There are several methods used for measurement of algae in water. These fall into three categories 1) numerical, that is, the number of cells present; 2) gravimetric, the wet or dry weight of cells present and 3) proximate, the amount of some cellular constituent such as chlorophyll, or protein. Most methods are simple but few are easy because they require some laboratory equipment. They also depend on what kind of 'concentration' you need. The method will depend on whether you want to know what kind of algae is present, how much is present, or how much of each kind.
NUMERICAL: cell counting:
Probably the oldest method is cell counting and it requires the most common of lab equipment--a microscope. This method has been used since the invention of the microscope and discovery of the microscopic world by Antony van Leeuwenhoek in the late 1600s. (Leeuwenhoek wasn't even trained as a scientist, but was instead a businessman and inventor.)
Counting is usually used when scientists want to know WHICH algae are present as well as how many. It is done using counting chambers that hold a known amount of water and counting and identifying each cell. It requires a microscope and some knowledge of the taxonomy of algae. It is simple because all you have to do is count. It gets more complicated without any knowledge of algae identification.
The most common modern method of measuring the amount of algae (biomass) in water is the measurement of chlorophyll-a. Only photosynthetic organisms contain chlorophyll-a, so this removes any confusion over same-sized organisms that are not photosynthetic. This measurement requires either a fluorometer or a spectrophotometer. It is VERY simple if one of those pieces of equipment is available. Details of how to do this analysis are available in any standard method of water analysis.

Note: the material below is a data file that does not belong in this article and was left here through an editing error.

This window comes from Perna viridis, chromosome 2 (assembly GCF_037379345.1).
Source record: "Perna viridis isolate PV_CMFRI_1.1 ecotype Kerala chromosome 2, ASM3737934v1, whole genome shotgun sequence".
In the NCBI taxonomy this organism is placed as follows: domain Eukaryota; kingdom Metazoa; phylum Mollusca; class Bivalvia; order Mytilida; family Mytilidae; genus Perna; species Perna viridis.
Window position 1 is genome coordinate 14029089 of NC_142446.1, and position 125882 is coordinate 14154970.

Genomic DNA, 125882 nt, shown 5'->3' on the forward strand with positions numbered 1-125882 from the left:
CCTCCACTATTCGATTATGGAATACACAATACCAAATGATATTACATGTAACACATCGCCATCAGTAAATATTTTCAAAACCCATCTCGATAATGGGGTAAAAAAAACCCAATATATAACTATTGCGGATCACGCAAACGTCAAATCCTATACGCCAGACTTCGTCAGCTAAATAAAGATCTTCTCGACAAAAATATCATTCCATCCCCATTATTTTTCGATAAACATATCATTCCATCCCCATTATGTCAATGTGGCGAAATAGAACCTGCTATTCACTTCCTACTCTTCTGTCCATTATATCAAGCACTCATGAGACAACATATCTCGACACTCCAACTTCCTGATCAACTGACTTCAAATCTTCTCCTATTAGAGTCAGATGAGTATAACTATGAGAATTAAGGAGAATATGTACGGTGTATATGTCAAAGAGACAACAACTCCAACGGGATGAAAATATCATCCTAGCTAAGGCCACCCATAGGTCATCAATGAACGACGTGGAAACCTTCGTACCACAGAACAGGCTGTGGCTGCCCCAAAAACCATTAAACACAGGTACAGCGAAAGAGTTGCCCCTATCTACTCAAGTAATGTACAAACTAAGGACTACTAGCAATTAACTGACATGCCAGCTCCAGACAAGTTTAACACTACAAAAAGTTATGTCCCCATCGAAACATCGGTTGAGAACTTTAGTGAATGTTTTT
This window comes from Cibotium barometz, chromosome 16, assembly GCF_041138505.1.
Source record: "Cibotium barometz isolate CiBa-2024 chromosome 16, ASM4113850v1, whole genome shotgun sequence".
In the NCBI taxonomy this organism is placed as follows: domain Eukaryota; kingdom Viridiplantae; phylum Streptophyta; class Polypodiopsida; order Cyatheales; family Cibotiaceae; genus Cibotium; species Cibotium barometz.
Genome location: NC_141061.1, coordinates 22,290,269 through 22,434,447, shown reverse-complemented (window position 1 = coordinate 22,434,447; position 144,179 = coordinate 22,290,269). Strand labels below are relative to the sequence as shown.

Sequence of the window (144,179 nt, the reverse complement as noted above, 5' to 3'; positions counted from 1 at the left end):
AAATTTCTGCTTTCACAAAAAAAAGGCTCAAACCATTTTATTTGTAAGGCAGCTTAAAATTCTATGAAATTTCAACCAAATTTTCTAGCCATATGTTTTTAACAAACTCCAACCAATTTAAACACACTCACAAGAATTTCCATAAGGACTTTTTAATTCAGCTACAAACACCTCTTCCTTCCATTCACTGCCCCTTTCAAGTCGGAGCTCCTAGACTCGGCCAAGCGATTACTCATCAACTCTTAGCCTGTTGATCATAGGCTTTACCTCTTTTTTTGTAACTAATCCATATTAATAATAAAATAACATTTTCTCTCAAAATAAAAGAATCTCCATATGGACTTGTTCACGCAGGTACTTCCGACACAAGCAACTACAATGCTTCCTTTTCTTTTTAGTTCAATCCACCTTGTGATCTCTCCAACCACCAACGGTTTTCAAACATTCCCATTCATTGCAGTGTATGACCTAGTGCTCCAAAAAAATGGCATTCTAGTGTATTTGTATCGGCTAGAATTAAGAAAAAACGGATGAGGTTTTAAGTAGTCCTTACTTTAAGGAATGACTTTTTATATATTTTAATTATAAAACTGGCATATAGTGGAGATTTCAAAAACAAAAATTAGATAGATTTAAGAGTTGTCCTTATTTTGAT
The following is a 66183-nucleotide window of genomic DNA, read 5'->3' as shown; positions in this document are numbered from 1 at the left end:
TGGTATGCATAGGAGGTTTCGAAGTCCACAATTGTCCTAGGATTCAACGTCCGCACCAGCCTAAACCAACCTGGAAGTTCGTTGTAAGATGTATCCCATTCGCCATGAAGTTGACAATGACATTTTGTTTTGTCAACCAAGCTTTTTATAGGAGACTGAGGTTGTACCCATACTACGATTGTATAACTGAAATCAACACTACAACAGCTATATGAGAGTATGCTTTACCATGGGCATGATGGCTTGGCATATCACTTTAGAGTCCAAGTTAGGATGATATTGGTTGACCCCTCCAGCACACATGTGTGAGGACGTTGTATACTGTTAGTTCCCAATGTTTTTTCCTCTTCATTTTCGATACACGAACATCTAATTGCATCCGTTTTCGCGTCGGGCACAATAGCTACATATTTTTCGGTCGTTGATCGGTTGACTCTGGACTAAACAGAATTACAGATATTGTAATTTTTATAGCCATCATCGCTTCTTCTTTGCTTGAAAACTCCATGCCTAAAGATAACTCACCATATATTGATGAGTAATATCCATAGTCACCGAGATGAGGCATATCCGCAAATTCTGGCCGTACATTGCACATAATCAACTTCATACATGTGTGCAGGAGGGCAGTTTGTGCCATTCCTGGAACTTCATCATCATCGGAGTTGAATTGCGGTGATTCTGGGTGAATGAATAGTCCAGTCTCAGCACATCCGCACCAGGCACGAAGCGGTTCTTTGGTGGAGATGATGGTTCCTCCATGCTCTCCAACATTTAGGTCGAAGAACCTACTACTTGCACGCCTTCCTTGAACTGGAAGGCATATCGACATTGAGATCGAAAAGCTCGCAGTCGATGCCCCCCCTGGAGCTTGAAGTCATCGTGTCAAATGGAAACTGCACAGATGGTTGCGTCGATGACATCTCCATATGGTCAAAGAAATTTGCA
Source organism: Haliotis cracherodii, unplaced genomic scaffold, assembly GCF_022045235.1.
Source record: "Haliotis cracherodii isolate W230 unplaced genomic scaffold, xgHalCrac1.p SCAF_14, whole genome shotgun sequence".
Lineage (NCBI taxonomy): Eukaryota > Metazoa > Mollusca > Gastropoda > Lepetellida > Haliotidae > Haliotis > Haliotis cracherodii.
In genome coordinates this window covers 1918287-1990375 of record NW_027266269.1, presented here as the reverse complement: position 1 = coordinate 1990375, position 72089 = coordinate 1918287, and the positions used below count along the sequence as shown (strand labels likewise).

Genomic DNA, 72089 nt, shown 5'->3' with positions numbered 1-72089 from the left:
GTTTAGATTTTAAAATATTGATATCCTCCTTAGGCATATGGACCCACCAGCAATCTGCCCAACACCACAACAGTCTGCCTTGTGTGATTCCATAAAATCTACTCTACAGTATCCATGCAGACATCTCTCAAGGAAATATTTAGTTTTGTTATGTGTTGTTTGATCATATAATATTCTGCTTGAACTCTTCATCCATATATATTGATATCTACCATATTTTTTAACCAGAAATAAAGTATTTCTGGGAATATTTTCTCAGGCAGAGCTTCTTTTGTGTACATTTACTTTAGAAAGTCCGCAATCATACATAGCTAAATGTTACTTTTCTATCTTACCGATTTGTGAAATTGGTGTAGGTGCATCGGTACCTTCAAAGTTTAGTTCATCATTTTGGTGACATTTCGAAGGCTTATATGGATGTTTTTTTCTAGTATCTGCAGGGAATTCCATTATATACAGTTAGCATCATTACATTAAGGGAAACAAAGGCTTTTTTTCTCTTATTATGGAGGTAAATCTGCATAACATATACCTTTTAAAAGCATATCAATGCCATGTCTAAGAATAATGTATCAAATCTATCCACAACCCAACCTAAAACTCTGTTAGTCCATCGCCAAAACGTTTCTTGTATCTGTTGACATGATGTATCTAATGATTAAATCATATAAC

GRAVIMETRIC: an almost no-equipment method:
Gravimetric methods are rarely used nowadays by scientists studying algae or aquatic systems since chlorophyll-a measurement has become the standard method, but it may be just what you need.
Take your sample and try to screen out any large organisms, like zooplankton, insect larvae etc.. Zooplankton are the tiny animals in the water that eat algae. Most (but not all) can be removed by screening with a mesh of approximately 150 micrometers. This size may remove some large algae, too. A very simple method is to allow the sample to settle in a graduated cylinder and measure the volume. This is faster if the cells are killed with alcohol, formalin or an iodine solution called Lugol's iodine — all are toxic to humans. Samples can be concentrated using a centrifuge, if that is available. The most efficient method is to filter the sample onto a pre-weighed filter then reweigh--the difference is the wet weight. To measure dry weight, filter onto a pre-weighed filter and dry the sample overnight in a low temperature oven (about 60 degrees C) then reweigh to get dry weight by difference.